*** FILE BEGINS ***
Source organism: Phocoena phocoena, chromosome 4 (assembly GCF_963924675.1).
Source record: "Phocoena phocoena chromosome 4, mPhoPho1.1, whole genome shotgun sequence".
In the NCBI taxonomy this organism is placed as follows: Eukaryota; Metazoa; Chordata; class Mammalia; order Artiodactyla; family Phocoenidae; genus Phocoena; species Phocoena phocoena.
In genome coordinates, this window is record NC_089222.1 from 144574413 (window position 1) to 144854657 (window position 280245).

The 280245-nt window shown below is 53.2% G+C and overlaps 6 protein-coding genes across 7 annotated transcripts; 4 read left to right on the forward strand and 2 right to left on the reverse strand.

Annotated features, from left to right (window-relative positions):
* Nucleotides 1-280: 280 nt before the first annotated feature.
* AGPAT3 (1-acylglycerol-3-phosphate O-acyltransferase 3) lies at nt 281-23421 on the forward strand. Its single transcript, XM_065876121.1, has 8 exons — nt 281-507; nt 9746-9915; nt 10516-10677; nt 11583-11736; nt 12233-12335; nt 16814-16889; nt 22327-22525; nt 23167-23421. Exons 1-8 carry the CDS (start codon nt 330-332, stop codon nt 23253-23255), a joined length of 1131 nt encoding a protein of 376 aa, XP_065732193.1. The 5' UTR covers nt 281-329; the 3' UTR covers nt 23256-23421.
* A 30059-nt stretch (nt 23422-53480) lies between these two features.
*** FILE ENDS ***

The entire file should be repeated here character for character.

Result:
Source organism: Phocoena phocoena, chromosome 4 (assembly GCF_963924675.1).
Source record: "Phocoena phocoena chromosome 4, mPhoPho1.1, whole genome shotgun sequence".
In the NCBI taxonomy this organism is placed as follows: Eukaryota; Metazoa; Chordata; class Mammalia; order Artiodactyla; family Phocoenidae; genus Phocoena; species Phocoena phocoena.
In genome coordinates, this window is record NC_089222.1 from 144574413 (window position 1) to 144854657 (window position 280245).

The 280245-nt window shown below is 53.2% G+C and overlaps 6 protein-coding genes across 7 annotated transcripts; 4 read left to right on the forward strand and 2 right to left on the reverse strand.

Annotated features, from left to right (window-relative positions):
* Nucleotides 1-280: 280 nt before the first annotated feature.
* AGPAT3 (1-acylglycerol-3-phosphate O-acyltransferase 3) lies at nt 281-23421 on the forward strand. Its single transcript, XM_065876121.1, has 8 exons — nt 281-507; nt 9746-9915; nt 10516-10677; nt 11583-11736; nt 12233-12335; nt 16814-16889; nt 22327-22525; nt 23167-23421. Exons 1-8 carry the CDS (start codon nt 330-332, stop codon nt 23253-23255), a joined length of 1131 nt encoding a protein of 376 aa, XP_065732193.1. The 5' UTR covers nt 281-329; the 3' UTR covers nt 23256-23421.
* A 30059-nt stretch (nt 23422-53480) lies between these two features.